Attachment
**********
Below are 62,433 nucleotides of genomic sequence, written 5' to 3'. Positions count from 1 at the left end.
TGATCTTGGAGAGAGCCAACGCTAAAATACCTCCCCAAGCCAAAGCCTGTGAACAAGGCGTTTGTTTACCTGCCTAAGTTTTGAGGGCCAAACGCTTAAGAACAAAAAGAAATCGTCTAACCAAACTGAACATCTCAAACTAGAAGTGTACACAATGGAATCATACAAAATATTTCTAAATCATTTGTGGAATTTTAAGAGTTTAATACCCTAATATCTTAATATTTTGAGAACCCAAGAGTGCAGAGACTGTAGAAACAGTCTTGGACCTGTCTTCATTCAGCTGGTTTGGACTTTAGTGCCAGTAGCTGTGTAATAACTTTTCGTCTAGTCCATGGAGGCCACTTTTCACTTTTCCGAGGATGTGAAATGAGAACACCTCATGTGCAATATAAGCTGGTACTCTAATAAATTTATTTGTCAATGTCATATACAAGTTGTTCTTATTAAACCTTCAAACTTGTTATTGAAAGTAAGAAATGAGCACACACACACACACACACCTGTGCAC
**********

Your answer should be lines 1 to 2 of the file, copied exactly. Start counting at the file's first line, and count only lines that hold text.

Below are 62,433 nucleotides of genomic sequence, written 5' to 3'. Positions count from 1 at the left end.
TGATCTTGGAGAGAGCCAACGCTAAAATACCTCCCCAAGCCAAAGCCTGTGAACAAGGCGTTTGTTTACCTGCCTAAGTTTTGAGGGCCAAACGCTTAAGAACAAAAAGAAATCGTCTAACCAAACTGAACATCTCAAACTAGAAGTGTACACAATGGAATCATACAAAATATTTCTAAATCATTTGTGGAATTTTAAGAGTTTAATACCCTAATATCTTAATATTTTGAGAACCCAAGAGTGCAGAGACTGTAGAAACAGTCTTGGACCTGTCTTCATTCAGCTGGTTTGGACTTTAGTGCCAGTAGCTGTGTAATAACTTTTCGTCTAGTCCATGGAGGCCACTTTTCACTTTTCCGAGGATGTGAAATGAGAACACCTCATGTGCAATATAAGCTGGTACTCTAATAAATTTATTTGTCAATGTCATATACAAGTTGTTCTTATTAAACCTTCAAACTTGTTATTGAAAGTAAGAAATGAGCACACACACACACACACACCTGTGCAC